Posted by: rcottrill | March 3, 2010

Today in 1841 – Ella Armitage Born

Ella Sophia Bulley Armitage, the daughter of S. M. Bulley, of Liverpool, England, is a reminder to us that hymn writers can come from a wide variety of walks of life. She lived at a time when many of the pursuits she aspired to were closed to women, and she wrote in her diary that she was determined to overcome what she called “the accursed thraldom of womanhood”!

One of 14 children, Ella Bulley began the life of an educator by teaching her 13 brothers and sisters at home. She went on to become a lecturer in history at Owens College, Manchester. Armitage was a competent linguist, but her main interest was archeology–specifically relating to the history of ancient Britain. She was also a woman of faith. In 1874, she married a Congregational clergyman named Rev. E. Armitage who taught theology at a Congregational college. Ella was the founder and president of a women’s organization called the Yorkshire Congregational Women’s Guild of Christian Service.

Mrs. Armitage produced quite a number of hymns, but they are not in common use today. For the opening of a new Sunday School in 1875, she wrote an excellent hymn about Christian service, O Lord of Life, and Love and Power.

O Lord of life, and love, and power,
How joyful life might be,
If in Thy service every hour
We lived and moved with Thee;
If youth in all its bloom and might
By Thee were sanctified,
And manhood found its chief delight
In working at Thy side!

’Tis ne’er too late, while life shall last,
A new life to begin;
’Tis ne’er too late to leave the past,
And break with self and sin;
And we this day, both old and young,
Would earnestly aspire
For hearts to nobler purpose strung,
And purified desire.

Nor for ourselves alone we plead,
But for all faithful souls
Who serve Thy cause by word or deed,
Whose names Thy book enrolls:
O speed Thy work, victorious King,
And give Thy workers might,
That through the world Thy truth may ring,
And all men see Thy light.

(2) Today in 1921 – Jesse Pounds Died
Jesse Brown suffered from ill health as a child, and received her early education at home. She soon showed ability as a writer of devotional verse, and by the age of 15 was submitting articles to newspapers in Cleveland, Ohio, and to various religious publications. Jesse married John Pounds, in 1896, who was then pastor of the Central Christian Church in Indianapolis.

During her lifetime, Jesse Pounds wrote 9 books, the text for 50 cantatas, and more than 400 hymns. Among the latter are:

Anywhere with Jesus
Beautiful Isle of Somewhere
I Know That My Redeemer Liveth
The Touch of His Hand on Mine
The Way of the Cross Leads Home

Jesse Pounds song about heaven, Beautiful Isle of Somewhere, has been somewhat misunderstood. It is not that she was vague about the reality of heaven. She certainly believed it to be the destiny of the saints. But she felt that the tendency to emphasize its material luxuries was unworthy of what heaven is about.  One Sunday morning, shortly after her marriage, when illness kept her home from church, she meditated on the subject. She thought of heaven as a place where we will enjoy the blessings of God’s love and care. Exactly where it is, or what it will be like, beyond that, did not concern her as much. (Note: the word “guerdon,” below, means reward.)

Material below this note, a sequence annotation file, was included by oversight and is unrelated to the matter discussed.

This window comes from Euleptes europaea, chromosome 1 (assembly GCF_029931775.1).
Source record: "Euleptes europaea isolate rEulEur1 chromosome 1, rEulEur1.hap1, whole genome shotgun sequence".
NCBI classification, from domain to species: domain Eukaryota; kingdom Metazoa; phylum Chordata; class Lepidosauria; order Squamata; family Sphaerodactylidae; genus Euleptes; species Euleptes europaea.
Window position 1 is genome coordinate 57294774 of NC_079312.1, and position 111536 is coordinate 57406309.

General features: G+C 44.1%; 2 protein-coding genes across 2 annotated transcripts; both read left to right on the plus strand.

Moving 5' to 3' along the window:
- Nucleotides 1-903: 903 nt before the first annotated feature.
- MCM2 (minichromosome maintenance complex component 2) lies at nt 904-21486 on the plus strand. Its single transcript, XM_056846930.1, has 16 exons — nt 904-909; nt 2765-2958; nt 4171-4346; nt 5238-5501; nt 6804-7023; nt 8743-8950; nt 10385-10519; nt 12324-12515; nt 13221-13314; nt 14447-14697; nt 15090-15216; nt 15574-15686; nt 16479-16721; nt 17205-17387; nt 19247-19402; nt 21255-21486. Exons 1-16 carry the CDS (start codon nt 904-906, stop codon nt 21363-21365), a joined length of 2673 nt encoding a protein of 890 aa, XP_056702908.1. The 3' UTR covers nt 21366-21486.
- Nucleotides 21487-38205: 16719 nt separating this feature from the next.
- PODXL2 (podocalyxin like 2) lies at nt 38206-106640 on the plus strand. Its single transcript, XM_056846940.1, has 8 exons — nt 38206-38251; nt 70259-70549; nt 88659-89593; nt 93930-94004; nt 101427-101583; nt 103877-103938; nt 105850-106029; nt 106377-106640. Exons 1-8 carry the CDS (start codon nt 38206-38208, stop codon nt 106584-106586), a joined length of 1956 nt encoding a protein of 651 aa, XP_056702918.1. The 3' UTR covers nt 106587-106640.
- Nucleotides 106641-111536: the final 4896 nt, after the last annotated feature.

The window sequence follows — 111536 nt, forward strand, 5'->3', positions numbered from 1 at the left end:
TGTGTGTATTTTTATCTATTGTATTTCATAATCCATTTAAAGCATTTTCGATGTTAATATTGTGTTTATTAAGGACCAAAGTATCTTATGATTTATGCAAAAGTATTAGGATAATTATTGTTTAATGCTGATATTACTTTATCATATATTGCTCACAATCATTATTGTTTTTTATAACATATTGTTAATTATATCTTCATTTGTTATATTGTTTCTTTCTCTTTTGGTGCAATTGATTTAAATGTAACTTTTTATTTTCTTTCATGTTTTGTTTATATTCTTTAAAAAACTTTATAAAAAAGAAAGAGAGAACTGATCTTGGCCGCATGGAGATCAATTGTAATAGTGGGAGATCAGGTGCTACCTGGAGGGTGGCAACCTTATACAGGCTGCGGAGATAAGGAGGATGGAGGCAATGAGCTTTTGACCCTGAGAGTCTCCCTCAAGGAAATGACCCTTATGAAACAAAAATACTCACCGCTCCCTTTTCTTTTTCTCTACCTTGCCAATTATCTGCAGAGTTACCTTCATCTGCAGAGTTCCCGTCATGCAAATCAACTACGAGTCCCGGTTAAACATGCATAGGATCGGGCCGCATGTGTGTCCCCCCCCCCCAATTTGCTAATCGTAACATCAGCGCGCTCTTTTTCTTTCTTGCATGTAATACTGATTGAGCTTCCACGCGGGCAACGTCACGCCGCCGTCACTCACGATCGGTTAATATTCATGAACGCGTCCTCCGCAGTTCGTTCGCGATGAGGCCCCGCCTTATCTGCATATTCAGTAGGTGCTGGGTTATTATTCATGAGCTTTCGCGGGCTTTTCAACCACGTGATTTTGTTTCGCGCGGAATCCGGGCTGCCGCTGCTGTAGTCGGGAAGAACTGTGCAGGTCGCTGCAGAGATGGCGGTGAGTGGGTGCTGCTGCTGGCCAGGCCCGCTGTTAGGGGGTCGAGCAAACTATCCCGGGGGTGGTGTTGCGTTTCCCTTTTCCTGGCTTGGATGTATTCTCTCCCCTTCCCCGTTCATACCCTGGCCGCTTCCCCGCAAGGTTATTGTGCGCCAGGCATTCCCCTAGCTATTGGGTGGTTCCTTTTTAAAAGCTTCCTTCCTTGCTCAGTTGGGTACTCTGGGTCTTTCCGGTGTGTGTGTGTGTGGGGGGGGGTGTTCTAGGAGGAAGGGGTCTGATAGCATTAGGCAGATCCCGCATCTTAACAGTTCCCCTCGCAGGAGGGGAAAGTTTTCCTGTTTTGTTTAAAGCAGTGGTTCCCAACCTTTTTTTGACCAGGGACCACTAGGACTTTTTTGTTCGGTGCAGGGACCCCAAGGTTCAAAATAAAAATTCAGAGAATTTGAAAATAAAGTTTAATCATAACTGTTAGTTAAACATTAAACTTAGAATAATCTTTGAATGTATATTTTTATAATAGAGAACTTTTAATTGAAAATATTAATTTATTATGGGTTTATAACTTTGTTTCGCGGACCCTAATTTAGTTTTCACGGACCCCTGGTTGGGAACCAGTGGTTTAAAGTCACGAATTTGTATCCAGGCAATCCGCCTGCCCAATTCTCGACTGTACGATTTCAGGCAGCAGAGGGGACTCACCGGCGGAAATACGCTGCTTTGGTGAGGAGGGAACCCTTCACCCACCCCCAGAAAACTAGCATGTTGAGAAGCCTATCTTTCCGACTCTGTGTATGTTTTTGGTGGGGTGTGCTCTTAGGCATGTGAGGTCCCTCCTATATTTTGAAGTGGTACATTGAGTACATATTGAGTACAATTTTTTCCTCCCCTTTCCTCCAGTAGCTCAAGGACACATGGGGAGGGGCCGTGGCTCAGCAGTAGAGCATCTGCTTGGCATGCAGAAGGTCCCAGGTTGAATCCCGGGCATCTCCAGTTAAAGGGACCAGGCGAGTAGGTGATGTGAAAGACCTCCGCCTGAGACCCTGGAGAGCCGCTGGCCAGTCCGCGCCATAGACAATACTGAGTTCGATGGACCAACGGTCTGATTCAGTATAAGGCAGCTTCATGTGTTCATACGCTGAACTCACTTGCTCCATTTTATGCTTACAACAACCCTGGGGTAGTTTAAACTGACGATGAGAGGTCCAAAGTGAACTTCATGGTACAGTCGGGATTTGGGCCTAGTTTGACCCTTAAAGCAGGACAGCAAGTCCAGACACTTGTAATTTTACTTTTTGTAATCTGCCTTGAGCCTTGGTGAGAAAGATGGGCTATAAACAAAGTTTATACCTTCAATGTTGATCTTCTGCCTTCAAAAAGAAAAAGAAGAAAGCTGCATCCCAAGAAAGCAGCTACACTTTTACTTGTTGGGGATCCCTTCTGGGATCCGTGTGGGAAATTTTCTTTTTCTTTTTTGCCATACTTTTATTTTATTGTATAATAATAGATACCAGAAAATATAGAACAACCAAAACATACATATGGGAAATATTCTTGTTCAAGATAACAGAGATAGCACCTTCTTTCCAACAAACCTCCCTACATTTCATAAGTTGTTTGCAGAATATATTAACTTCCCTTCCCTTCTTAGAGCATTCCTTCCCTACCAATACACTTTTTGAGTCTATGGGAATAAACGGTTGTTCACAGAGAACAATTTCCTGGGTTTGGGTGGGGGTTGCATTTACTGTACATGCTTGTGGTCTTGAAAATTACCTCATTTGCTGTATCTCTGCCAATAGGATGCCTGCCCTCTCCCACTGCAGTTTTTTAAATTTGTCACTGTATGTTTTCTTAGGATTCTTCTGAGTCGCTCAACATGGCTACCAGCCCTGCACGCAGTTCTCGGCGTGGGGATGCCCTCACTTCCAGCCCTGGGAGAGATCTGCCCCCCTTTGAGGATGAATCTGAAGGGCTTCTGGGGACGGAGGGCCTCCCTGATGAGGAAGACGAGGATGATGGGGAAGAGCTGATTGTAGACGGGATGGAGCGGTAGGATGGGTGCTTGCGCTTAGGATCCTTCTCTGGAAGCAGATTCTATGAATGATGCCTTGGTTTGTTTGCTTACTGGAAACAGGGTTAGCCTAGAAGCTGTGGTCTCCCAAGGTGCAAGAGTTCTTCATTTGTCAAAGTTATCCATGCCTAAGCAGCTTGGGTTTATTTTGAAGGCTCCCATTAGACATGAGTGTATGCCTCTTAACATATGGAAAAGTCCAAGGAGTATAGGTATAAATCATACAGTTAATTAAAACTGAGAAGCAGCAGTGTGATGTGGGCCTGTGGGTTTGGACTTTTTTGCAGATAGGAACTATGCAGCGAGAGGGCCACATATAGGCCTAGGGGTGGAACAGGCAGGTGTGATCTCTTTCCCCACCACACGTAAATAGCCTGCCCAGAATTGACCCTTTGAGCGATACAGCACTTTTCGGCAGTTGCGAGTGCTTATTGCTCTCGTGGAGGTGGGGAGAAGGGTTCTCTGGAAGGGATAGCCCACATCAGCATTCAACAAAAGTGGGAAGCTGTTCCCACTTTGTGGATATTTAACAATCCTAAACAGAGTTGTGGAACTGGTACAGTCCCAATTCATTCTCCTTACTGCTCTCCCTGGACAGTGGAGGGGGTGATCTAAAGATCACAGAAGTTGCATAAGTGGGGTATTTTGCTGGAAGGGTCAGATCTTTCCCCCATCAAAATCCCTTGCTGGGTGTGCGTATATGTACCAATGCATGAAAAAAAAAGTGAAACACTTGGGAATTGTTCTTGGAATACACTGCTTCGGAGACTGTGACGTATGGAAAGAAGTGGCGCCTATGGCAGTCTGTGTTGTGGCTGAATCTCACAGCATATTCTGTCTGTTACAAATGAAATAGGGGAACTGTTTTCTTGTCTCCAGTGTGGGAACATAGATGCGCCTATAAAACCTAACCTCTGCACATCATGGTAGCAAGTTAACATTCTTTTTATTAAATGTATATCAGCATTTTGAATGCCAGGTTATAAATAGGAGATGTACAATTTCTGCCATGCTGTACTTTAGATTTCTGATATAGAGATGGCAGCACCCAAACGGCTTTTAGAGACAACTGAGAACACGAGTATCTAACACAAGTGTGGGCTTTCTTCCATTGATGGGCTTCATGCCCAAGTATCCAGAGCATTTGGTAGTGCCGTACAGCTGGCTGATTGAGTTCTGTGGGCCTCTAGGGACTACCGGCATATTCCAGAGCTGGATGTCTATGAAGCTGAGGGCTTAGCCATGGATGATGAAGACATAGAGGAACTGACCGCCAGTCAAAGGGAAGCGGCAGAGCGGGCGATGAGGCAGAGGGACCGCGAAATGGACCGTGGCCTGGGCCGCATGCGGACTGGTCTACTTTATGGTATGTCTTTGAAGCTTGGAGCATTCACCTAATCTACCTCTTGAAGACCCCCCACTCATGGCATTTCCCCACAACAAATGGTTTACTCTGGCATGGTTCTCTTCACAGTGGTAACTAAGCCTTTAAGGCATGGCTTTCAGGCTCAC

Somewhere the sun is shining,
Somewhere the songbirds dwell;
Hush, then, thy sad repining,
God lives, and all is well.

Somewhere, somewhere,
Beautiful Isle of Somewhere!
Land of the true, where we live anew,
Beautiful Isle of Somewhere!

Somewhere the day is longer,
Somewhere the task is done;
Somewhere the heart is stronger,
Somewhere the guerdon won.

Here is the celebrated Irish tenor John McCormick (1884-1945) singing this song. Mr. McCormick first recorded it in 1901, when it was new.

Another fine gospel song Jesse Pounds has given us is The Touch of His Hand on Mine. In times of darkness and difficulty, she pictures the gentle, loving touch of the Lord Jesus ministering “grace and power” to her in her need. And it’s interesting to note the number of times we see the hands of the Lord spoken of in the Gospels. We could make a little outline as follows:

His Curing Hands (Lk. 4:40)
His Caring Hands (Mk. 10:13-16)
His Crucified Hands (Lk. 24:36-39)

Though we don’t have Christ’s physical presence with us now, Jesse Pounds’ poetic imagery serves as a reminder of the transforming and energizing power of God in our lives.

There are days so dark that I seek in vain
For the face of my Friend divine;
But though darkness hide, He is there to guide
By the touch of His hand on mine.

Oh, the touch of His hand on mine,
Oh, the touch of His hand on mine,
There is grace and power, in the trying hour,
In the touch of His hand on mine.

There are times, when tired of the toilsome road,
That for ways of the world I pine;
But He draws me back to the upward track
By the touch of His hand on mine.

When the way is dim, and I cannot see
Through the mist of His wise design,
How my glad heart yearns and my faith returns
By the touch of His hand on mine.

(For some creative ways to encourage more hymn singing in your church, check out 30 Ideas for Promoting Hymn Singing.)


Responses

  1. […] I Know That My Redeemer Liveth is from an Easter cantata the author published in 1893. It is based on the words of Job in Job 19:25-26, “I know that my Redeemer liveth, and that He shall stand at the latter day upon the earth: and though after my skin worms destroy this body, yet in my flesh shall I see God” (KJV). (For another of Mrs. Pounds’s hymns, see the second item under Today in 1841.) […]

  2. […] Wordwise Hymns (Jessie Pounds and John Fearis) The Cyber […]


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